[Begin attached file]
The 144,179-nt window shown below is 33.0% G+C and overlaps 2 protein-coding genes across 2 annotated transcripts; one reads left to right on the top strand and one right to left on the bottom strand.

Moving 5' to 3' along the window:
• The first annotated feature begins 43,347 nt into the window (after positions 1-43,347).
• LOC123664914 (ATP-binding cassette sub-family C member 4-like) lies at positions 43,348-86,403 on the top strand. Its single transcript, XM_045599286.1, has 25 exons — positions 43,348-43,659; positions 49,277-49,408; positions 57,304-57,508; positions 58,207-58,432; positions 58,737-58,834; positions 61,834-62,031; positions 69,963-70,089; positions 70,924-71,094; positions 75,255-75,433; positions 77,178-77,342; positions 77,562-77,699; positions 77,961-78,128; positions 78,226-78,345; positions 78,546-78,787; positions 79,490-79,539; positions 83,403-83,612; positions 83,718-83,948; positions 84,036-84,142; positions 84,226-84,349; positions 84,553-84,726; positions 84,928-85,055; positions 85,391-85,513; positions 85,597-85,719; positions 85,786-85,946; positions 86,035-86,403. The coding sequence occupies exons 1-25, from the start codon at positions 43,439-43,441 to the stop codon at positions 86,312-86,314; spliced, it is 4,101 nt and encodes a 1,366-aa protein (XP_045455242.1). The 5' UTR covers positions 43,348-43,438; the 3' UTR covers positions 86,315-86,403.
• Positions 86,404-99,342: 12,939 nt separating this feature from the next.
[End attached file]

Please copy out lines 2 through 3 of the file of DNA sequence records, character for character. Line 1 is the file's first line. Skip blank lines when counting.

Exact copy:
Moving 5' to 3' along the window:
• The first annotated feature begins 43,347 nt into the window (after positions 1-43,347).